Addressing more fiction about Confederation

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A supporter of the 1949 conspiracy theory, asked by Randy Simms on “Open Line” recently to give one fact supporting the truthfulness of the theory, replied that “Canada and Britain appointed the delegates who negotiated the terms of union and Newfoundlanders had no say in it.”

Among the partial facts, fiction and fancy that make up the essence of the theory, this would fall somewhere between fiction and fancy.

The people of Newfoundland elected the members of the National Convention and these members elected the delegates to negotiate terms of union for Newfoundlanders to consider. The terms negotiated by the delegation were brought back and publicly debated for seven months before the final referendum. Newfoundlanders knew well the issues and what they were voting for by referendum day.

So, who actually decided on Newfoundland’s union with Canada?

Was it England, Canada, or both? Neither; it was the little man in the fishing boat, on the farm, or working in the factories, the stores, on the waterfront, etc., who seized control of his country’s destiny by exercising his choice for his future, with the marking of a simple “X” on a ballot paper. That simple “X” ended 450 years of servitude to a system beyond his control.

If Newfoundlanders had voted by districts based on those represented in the National Convention, the outcome would have been a landslide Confederate victory of 29 to 9. Among the 47 per cent voting againsts Confederation were 12 to 15 per cent pro-Confederates who voted responsible government as a step towards Confederation. Had they voted directly for Confederation, the margin of victory would have been higher.

The next step towards Confederation was to sign the terms of union. The Newfoundland Commission of Government appointed a (second) delegation to finalize union.

Gordon Winter, a strong anti-Confederate, and Joe Smallwood, pro-Confederate leader, served on this second delegation to Ottawa. Afterwards, Winter said that Smallwood “...fought tenaciously and continually for every advantage and benefit that could be obtained.”

These second set of negotiations improved upon the first. As the original terms of union, the majority of Newfoundlanders were satisfied enough with them to choose Confederation. Democracy had been served.

 

Jack Fitzgerald

St. John’s

Organizations: National Convention, Newfoundland Commission of Government

Geographic location: Canada, Newfoundland, Britain England Ottawa

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Recent comments

  • my two cents worth
    January 31, 2013 - 09:57

    from what i read about this matter is: the US was willing to adopt us but only if Britian and Canada was in agreement. Canada was willing to take us but only if the price was "right". Britian was broke and wanted us gone and Canada was their first choice. there was no benefit to either Canada or Britian for us to become independent. the little man, joey, was a person who could sell ice cubes to eskimos and he did that for many years.

  • Mack Hall
    January 29, 2013 - 20:22

    "Little man?" "Little man" is patronizing. One does not like to hear that the affairs of great nations were decided by little men.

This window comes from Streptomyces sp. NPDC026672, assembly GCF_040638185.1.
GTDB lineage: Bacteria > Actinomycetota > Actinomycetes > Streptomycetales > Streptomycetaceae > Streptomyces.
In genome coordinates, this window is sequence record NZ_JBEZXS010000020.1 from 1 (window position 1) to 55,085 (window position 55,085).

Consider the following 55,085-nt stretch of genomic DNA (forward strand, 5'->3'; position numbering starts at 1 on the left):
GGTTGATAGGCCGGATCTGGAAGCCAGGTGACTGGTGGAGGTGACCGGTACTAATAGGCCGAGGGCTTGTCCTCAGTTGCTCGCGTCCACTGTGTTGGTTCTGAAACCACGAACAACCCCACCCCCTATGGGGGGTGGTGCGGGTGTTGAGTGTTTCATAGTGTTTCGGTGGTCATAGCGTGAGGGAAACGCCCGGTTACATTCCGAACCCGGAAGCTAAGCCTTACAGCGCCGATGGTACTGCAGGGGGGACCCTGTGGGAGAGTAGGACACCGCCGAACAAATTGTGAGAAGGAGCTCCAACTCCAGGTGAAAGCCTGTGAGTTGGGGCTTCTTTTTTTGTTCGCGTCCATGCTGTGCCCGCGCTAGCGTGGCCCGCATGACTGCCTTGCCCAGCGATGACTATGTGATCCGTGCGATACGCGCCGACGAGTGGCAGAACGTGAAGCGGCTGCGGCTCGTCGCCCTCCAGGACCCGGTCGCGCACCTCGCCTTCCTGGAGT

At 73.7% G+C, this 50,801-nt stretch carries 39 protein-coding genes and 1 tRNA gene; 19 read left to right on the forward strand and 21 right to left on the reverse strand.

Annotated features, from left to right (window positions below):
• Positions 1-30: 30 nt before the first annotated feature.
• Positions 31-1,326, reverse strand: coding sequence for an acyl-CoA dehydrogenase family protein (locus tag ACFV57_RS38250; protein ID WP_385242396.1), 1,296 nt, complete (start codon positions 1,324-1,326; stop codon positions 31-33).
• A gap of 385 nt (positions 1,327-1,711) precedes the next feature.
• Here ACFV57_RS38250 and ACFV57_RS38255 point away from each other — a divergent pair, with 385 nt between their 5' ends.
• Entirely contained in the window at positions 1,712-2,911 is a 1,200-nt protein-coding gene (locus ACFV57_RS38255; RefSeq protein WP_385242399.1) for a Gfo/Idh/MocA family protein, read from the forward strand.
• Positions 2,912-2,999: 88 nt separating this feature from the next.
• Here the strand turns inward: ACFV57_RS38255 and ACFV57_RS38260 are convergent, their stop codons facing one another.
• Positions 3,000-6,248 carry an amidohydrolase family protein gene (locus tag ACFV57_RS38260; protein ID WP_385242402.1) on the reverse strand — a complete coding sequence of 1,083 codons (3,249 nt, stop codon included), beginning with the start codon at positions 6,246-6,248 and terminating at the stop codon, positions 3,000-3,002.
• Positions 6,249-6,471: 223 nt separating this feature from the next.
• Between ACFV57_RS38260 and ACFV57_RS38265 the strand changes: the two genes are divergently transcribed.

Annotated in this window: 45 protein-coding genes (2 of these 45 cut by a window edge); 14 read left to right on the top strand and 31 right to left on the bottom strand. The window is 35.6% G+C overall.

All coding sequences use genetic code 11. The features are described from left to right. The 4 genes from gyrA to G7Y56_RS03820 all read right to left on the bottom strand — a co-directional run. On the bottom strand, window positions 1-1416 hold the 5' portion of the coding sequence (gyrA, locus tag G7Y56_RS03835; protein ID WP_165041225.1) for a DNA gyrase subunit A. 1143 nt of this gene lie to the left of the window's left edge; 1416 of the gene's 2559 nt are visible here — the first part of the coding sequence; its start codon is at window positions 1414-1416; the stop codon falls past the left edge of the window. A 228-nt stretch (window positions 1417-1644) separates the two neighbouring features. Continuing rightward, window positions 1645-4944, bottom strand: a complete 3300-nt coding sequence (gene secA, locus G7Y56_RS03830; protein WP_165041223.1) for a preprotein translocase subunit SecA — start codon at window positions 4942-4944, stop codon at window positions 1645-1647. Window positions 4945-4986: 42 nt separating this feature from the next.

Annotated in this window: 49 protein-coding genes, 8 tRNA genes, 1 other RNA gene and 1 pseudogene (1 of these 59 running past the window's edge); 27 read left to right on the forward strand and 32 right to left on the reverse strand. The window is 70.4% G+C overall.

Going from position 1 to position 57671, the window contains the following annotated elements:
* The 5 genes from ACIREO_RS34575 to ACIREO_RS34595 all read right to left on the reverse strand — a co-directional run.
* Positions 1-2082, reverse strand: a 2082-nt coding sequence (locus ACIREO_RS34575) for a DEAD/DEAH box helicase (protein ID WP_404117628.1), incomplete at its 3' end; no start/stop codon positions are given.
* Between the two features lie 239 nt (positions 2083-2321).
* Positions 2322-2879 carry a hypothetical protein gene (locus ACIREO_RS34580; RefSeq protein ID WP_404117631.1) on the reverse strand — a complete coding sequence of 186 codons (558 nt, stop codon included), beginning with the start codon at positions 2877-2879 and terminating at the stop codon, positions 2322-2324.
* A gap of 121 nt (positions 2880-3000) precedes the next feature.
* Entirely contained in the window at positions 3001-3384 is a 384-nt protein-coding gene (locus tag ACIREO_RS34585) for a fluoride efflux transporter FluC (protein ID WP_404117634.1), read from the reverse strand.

• doubt it
    January 29, 2013 - 16:35

    show us your history degree jack!

  • Jay
    January 29, 2013 - 10:36

    Jack, I have to give you credit. This is a great strategy to drum up sales for your book "1949". Somebody should hire you as a marketing consultant

  • NF for NF
    January 29, 2013 - 09:01

    Me thinks thou does protest too much Jack. Your attack on Malone's conclusions seem to be nothing more than someone in denial. Truth can be such a spurious thing when you already have an argument at hand. You conveniently ignore the fact that the National Convention turned down the motion for Confederation to be on the ballad. Surely democracy was not served when Confederation was put on the ballad despite the elected convention's refusal to accept the motion. Democracy served? Or the fact there should never had been a National Convention in the first place. There should have been nothing on the table except the return of Responsible Government period! Any decision to be made in regards to Newfoundland's future should have been initiated and decided by our elected Government and her people in a straight referendum. There was nothing democratic in the National Convention's foundation nor its mandate nor in the manner in which Confederation was place on the ballad. On top of that you ignore all that has been written, documented and argued from the National Convention floor to attack an alternate view point on this turbulent time in our history unjustly. To make blanket statements that Canada was our saviour and has thrown off the shackles of servitude suggests a blindness to the facts, a serious lack of knowledge of our proud independent history and your own experiences since Confederation. It is too bad that you get to stand on the pulpit wringing your hands at the 'True Believer's' and 'conspiracy theorists'. There must be an awful lot of us for you to attack us at every chance you get. I wonder why that is? I prefer the term 'enlightened' as each new document peels away another layer of fog of the true record of what happened.

  • Grassy Knoll
    January 29, 2013 - 07:44

    But the fiction is more interesting especially when it's dressed up as a conspiracy.